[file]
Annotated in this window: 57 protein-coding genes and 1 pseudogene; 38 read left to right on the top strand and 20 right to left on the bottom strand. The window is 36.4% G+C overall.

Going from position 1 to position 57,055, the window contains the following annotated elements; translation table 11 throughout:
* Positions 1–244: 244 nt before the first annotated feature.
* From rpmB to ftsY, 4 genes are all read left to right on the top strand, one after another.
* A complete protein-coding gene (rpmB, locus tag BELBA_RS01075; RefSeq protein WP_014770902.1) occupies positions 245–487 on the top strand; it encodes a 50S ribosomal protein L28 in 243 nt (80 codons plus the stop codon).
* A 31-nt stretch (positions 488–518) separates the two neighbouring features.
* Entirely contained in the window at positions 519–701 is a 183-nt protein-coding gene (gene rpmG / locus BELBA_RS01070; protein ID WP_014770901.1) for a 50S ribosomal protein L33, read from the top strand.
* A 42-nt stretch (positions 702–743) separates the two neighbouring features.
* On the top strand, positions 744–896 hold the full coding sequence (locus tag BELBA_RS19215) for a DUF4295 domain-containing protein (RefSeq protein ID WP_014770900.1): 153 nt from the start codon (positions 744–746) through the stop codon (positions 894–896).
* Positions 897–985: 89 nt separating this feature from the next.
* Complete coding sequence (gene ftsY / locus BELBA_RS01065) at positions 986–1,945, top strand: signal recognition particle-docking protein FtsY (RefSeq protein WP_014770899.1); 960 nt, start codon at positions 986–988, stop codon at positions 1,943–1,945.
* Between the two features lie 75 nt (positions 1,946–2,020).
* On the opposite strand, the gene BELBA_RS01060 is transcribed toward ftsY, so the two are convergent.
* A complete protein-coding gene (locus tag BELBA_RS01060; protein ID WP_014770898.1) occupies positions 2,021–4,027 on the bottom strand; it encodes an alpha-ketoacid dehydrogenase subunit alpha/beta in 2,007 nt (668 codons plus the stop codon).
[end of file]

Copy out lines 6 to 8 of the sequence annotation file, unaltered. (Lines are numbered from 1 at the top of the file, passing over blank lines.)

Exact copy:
* A 31-nt stretch (positions 488–518) separates the two neighbouring features.
* Entirely contained in the window at positions 519–701 is a 183-nt protein-coding gene (gene rpmG / locus BELBA_RS01070; protein ID WP_014770901.1) for a 50S ribosomal protein L33, read from the top strand.
* A 42-nt stretch (positions 702–743) separates the two neighbouring features.